# How to determine which aqueous solution has the largest freezing point depression

Question

This is more of a conceptual question. Let's say that we are given different aqueous solutions and we are asked to choose the one with the highest freezing point depression, which do we choose? Is there a pattern? do we choose the one with salts inside of it?

Example question

Which aqueous solution exhibits the largest freezing point depression? \begin{align}(\mathrm{A})&\ 1.0\ \mathrm{M}\ \ce{KBr} & (\mathrm{C})&\ 0.5\ \mathrm{M}\ \ce{MgCl2} \\ (\mathrm{B})&\ 0.75\ \mathrm{M}\ \ce{C6H12O6}& (\mathrm{D}) &\ 0.25\ \mathrm{M}\ \ce{Ga2(SO4)3}\end{align}

now this question is a bit different because it has concentrations, so do we choose the one with the highest concentrations or the one with salts?

BTW

The answer is A)

But my hypothesis is that we only look at the ones that contains salts/ions inside of them and then the one with the highest concentration. Please let me know if this is correct or not

## 2 Answers

Freezing point depression is a function of the amount of dissolved substance — but substance must be treated as distinct particles rather than compound. This is an important distinction because ionic compounds, when they dissolve in water, typically separate into hydrated anions and hydrated cations — two distinct species as far as freezing point depression is concerned.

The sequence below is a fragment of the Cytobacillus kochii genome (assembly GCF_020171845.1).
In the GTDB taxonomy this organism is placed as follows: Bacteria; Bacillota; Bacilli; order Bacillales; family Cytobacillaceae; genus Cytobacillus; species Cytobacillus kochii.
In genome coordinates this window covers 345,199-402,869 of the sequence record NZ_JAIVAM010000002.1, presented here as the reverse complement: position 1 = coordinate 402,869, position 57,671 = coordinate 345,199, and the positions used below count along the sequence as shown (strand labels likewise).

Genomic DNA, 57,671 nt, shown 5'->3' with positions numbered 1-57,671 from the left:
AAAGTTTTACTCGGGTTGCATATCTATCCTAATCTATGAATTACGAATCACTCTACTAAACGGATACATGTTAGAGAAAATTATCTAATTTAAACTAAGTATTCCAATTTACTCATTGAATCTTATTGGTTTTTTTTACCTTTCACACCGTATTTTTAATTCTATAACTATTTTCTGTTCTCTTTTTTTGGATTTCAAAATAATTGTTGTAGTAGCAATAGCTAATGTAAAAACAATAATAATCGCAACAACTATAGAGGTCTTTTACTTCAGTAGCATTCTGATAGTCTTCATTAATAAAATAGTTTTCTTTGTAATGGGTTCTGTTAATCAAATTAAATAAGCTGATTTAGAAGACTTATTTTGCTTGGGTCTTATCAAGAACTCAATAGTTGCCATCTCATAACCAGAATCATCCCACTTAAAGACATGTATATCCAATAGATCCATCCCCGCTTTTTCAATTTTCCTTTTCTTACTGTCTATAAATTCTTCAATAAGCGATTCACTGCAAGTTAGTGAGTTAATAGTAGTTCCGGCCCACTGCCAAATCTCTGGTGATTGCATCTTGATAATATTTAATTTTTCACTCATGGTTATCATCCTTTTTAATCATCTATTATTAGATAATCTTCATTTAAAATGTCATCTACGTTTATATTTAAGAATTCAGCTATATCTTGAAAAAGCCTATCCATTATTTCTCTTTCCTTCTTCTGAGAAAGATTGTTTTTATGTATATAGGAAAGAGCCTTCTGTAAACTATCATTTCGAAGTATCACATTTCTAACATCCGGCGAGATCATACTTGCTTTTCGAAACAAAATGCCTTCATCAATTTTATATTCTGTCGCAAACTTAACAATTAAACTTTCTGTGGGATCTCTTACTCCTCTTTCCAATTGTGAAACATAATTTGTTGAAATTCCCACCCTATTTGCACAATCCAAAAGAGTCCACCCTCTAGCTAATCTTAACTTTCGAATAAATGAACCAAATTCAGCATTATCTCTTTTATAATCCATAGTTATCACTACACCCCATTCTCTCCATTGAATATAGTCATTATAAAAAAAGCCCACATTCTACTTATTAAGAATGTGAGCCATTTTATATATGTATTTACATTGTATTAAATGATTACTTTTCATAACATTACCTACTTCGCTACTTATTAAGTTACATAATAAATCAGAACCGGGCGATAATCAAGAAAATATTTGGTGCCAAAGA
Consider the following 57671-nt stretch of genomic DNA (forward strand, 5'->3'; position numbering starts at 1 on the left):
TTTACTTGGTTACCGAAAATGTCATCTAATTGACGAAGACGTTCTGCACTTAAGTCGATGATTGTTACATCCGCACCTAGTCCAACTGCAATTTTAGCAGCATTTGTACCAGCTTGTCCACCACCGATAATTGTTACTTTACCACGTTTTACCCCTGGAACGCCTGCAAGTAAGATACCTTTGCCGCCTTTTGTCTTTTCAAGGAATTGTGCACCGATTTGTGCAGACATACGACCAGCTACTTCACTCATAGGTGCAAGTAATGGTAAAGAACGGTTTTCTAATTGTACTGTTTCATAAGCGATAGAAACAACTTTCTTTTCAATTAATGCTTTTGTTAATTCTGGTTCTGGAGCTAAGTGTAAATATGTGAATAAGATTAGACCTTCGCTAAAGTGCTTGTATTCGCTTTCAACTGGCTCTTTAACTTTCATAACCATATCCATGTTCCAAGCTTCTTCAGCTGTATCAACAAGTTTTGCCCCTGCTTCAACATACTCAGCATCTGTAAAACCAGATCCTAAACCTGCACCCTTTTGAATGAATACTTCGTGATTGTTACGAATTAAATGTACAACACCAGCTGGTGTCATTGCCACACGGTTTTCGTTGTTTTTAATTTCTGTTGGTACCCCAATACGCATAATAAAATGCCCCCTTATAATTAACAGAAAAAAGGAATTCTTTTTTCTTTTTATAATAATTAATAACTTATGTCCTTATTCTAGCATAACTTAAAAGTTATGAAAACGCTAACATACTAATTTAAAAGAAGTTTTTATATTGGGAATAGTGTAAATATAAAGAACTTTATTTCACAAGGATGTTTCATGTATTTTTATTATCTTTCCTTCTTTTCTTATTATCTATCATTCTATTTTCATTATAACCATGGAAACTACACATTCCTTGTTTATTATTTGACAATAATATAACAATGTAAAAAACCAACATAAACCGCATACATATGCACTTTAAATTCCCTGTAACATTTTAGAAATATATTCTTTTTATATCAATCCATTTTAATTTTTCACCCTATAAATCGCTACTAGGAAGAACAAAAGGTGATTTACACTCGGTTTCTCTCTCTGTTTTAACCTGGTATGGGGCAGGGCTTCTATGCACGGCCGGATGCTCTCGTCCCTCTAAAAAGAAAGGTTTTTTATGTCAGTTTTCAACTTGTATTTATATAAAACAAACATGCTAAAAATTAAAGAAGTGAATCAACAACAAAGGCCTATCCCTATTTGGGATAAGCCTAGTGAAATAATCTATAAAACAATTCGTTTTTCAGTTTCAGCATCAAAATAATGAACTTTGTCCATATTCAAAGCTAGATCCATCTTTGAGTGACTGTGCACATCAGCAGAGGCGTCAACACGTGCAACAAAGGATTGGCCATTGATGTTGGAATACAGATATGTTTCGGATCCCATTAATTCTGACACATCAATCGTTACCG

Thus, for ionic compounds you first need to determine how many individual ions are generated and then multiply that by the overall concentration. In your examples:

• $1~\mathrm{M}\ \ce{KCl}$. One cation, one anion. Thus, there are two moles of dissolved particles per mole of compound; giving $2~\mathrm{M}$ effective particle concentration.

• $0.75~\mathrm{M}\ \ce{C6H21O6}$. This compound is not ionic. Thus, it does not dissociate and one mole dissolved gives one mole of particles. $0.75~\mathrm{M}$ effective particle concentration.

• $0.5~\mathrm{M}\ \ce{MgCl2}$. This again is ionic but we get two moles of anions per mol of compound in addition to one mole of cations. Thus three moles of ions per mole of compound. Effective particle concentration $1.5~\mathrm{M}$.

• $0.25~\mathrm{M}\ \ce{Ga2(SO4)3}$. Here, we have a total of two moles of cations and three of anions per mole of compound. Thus, the effective particle concentration is five times the original or $1.25~\mathrm{M}$.

The actual formula for freezing point depression is based on a constant factor of degrees per dissolved mole; and this analysis was used to confirm that ionic compounds separate into ions and to determine molecular weight in the past.

Depression of freezing point of a solvent(here water) is a colligative property of a solution i.e., it depends on the number of solute particles irrespective of their nature relative to the total number of particles present in the solution. Therefore, more the number of solute particles, more is the depression of freezing point of the solvent. Also ionic compounds when dissolve in water, dissociate into anions and cations which depends on dissociation constant, so the van't Hoff factor, i must also be taken into consideration. So, applying above stated logic, option (A) is the most appropriate answer for the given question.